which the real sites are simultaneously represented, contested and
inverted, [these places which are] outside of all places, even though
it may be possible to indicate their location in reality’ (Foucault,
‘Of Other Spaces’)? Can these perilous experiences where something of
the subject and its relationship with the world, itself and others is
at play be used as a paradigm to rethink, outside of habitual space
and time, an exceptional scheme of sexuations and sexualities which
would break with the point of departure that is sexual difference? To
what extent do urban sexual utopias which reveal what Gayle Rubin has
called ‘sexual ethnogenesis” participate in successful heterotopias in
so far as they produce non normative social and sexual
restratifications and alternative power dynamics (with SM culture in
San Francisco for example)?

If utopias are thrilling in their opening up of a marvellous space,
heterotopias are worrying, subverting even language and
imagination.What happens then to relations between and beyond the
sexes, and what words can give expression to them ? How can this topos
be taken up to rethink these relations and to elaborate discourses
which could incorporate difference and express the power of
distortion? Something akin to this seems to play itself out in the
alternative suggested by Foucault in The Will to Know (1976), between
‘bodies and pleasure’ and ‘the deployment [dispositif] of sexuality’
which constrains and limits the expression thereof. Isn’t this rather
an invitation to rearticulate sexuality and ‘the use of pleasure’,
within the utopian dimension of an ars erotica?

In his work devoted to heterotopias (‘other spaces’), Foucault insists
again on the primacy of space over time in our contemporary era which
is more and more ‘heterochronic’. Can one, moving on from this, expand
the spatial dimension inscribed in the very word ‘utopia’ to include
cyberspace? This would involve considering the new modes of relation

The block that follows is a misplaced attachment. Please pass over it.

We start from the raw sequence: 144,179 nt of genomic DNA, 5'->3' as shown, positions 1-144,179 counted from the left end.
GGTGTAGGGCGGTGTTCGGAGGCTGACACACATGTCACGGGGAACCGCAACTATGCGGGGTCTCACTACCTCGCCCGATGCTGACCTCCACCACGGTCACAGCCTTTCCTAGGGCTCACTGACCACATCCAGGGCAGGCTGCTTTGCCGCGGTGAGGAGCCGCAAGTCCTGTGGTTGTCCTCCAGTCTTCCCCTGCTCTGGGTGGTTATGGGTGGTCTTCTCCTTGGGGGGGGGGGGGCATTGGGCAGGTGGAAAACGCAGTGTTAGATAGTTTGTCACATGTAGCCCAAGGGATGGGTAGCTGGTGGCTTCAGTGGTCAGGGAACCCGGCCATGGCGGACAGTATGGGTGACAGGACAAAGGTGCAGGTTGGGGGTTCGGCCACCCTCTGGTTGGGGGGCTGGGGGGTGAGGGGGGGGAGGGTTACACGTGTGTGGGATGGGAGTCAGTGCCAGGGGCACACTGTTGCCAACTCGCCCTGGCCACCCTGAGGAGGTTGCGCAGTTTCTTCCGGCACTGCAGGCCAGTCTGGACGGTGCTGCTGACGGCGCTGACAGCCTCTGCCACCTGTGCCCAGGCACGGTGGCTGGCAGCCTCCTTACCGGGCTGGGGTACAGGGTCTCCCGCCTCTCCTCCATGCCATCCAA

and networks constituting identities and provisional alliances evoked
by Donna Haraway in ‘A Cyborg Manifesto’ (1991), internet having
facilitated the simultaneous emergence of new logics of affiliation,
belonging, affinities, pragmatic grouping together, new modes of
action, beyond the opposition between public and private spheres.

Possible avenues to explore:

Areas where inequalities between man and women manifest themselves:
education, celibacy, (mutual) choice of partner, conception of
marriage (economic necessity etc.), birth control (even eugenics),
right to judicial protection, property rights, right to work and so

Is it possible, within a utopia, to escape patriarchy and power
relations (property, religion, marriage)?

Can one consider some travel writing or anthropological/ethnological
writing as a form of utopia presenting other possibilities
(Mediterranean patriarchy; texts by libertine travellers evoking
painless childbirth in order to question the Bible…)

* Utopias/dystopias and power
* Utopias/dystopias and discrimination
* Utopias/dystopias and sexualities
* Gendered and degendered utopias
* Feminist/Queer utopias/dystopias
* Utopias/heterotopias
* Utopias/dystopias and feminist strategies (separatism, communities,
* Utopias/dystopias in the digital age
* Utopias/dystopias and technologies
* Utopias/dystopias and architecture, urbanism, literature, cinema,
the visual arts (painting, graphic novels), popular culture, science
fiction, performance, the arts, festivals
* Communitarian utopias/dystopias and urban subcultures
* Utopias/dystopias and bodies
* Utopias, cinema and dystopian video games…

Abstracts for papers, panels or performances should be 400 words,
accompanied by a short bio-bibliography, and sent as a Word document
to Guyonne Leduc (guyonne.leduc at before November 30st.
Proposals for panels and performances should also be addressed to
Marie-Hélène Bourcier (mariehelenebourcier at

Notification of acceptance will be given in December 2013 after
anonymous examination by the scientific committee.

It is hoped that selected papers from the conference will be published.